In the rapidly evolving field of wind energy, solar energy and energy storage, new innovations are constantly being included in construction and installation. Once the project planning and siting protocols are completed, and all the appropriate permits, contracts, and agreements are in place, then construction and installation begins, as the second phase in the life cycle of our three technologies.
Today’s construction projects continue to push the limits of physical scale and sophistication. Wind turbine components can be spotted moving down our highways on trailers that exceed the length of a football field, while large, new solar arrays are being linked together to provide power for entire communities.
New energy-storage facilities are popping up in a range of locations, including on-site with wind and solar generators. Clearly, there are synergies between our wind, solar, and energy-storage technologies at every stage of the lifecycle, including construction.
Smart grids, electric-vehicle charging stations, network-resilience initiatives, and many more cutting-edge grid transformations are also taking place in Canada, taking advantage of the new wind, solar and energy storage technologies that are being constructed from coast to coast to coast.
Across Canada, skilled construction and installation crews are working hard on the safe and efficient deployment of these energy-generation and storage technologies, supported by technical specialists and innovative management supports across the supply chain.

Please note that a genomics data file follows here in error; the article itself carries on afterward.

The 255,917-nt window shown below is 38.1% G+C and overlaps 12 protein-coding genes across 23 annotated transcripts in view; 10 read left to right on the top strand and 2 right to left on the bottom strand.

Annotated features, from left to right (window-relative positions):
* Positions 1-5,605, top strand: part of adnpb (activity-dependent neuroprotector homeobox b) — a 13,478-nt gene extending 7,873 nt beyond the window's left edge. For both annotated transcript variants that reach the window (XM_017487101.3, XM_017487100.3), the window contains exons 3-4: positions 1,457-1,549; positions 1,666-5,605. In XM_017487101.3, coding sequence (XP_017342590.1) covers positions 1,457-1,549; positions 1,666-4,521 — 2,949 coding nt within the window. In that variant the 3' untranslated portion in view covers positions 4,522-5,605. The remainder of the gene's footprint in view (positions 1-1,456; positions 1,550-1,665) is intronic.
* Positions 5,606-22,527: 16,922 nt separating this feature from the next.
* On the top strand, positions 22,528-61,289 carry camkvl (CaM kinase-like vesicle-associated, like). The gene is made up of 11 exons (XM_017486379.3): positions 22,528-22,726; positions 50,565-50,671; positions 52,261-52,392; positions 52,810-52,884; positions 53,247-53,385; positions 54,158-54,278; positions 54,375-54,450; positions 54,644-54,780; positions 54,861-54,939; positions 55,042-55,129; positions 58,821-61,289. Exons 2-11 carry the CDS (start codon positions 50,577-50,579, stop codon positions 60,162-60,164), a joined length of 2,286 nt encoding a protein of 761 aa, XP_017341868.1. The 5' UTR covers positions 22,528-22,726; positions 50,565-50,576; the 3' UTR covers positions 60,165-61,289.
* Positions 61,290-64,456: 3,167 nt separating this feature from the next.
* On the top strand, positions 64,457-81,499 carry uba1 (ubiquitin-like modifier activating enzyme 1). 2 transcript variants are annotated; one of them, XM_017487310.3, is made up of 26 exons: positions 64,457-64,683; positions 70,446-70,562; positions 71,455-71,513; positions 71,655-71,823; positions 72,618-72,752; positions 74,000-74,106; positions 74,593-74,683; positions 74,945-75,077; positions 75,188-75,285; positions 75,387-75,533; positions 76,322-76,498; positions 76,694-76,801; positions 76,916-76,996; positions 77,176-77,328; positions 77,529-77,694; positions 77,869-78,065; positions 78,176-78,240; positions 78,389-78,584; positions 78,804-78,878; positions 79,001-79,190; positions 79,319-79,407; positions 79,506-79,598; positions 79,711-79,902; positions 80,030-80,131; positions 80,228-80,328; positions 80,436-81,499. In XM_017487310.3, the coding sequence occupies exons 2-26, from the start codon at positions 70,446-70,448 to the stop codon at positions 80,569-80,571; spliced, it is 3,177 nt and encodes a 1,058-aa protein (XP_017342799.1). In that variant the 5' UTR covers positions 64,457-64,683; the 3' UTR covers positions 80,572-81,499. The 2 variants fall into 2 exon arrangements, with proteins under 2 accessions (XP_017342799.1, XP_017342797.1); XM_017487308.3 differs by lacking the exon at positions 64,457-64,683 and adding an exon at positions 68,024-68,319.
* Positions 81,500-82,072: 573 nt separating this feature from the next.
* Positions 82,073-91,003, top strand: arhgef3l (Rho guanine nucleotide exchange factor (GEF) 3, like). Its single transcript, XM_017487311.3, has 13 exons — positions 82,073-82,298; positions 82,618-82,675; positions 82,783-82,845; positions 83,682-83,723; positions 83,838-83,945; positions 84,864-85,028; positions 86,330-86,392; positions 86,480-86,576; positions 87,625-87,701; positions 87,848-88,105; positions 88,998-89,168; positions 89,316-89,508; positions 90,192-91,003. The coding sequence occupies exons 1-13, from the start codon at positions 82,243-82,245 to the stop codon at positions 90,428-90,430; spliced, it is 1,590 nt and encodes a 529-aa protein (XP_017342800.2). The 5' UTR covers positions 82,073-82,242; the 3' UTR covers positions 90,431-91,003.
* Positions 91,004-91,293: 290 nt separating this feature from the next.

Indeed, Canada’s supply chain is a critical component to every new build, whether it is a small project of a few kilowatts, or a large installation with hundreds of megawatts. Getting the right parts for a good price on schedule employs logistical expertise and an international network. CanREA is proud to note that many high-quality renewable energy components are made right here in Canada.
What’s more, Canadian construction teams provide expert services to build it all, from some of the world’s largest onshore wind turbines, to some of the most advanced solar photovoltaic (PV) technology. All of it providing low-cost, emissions-free electricity to homeowners, municipalities and businesses in Canadian communities.
Members of the Canadian Renewable Energy Association aim to match—and exceed—the construction and installation standards and regulations in place for each jurisdiction.
Knowing that safety is always at the core of construction and installation activities, CanREA works actively with our members to develop resources and share expertise to keep everyone safe. For example, you can check out our “Best Practices for Mobile Crane Safety in Wind Energy Operations” here.
Explore all the content in the “Life Cycle” section of the website to learn more about the four phases of the life cycle of our technologies: Phase 1: Development. Phase 2: Construction and Installation. Phase 3: Operations and Maintenance. Phase 4: Repowering and Decommissioning.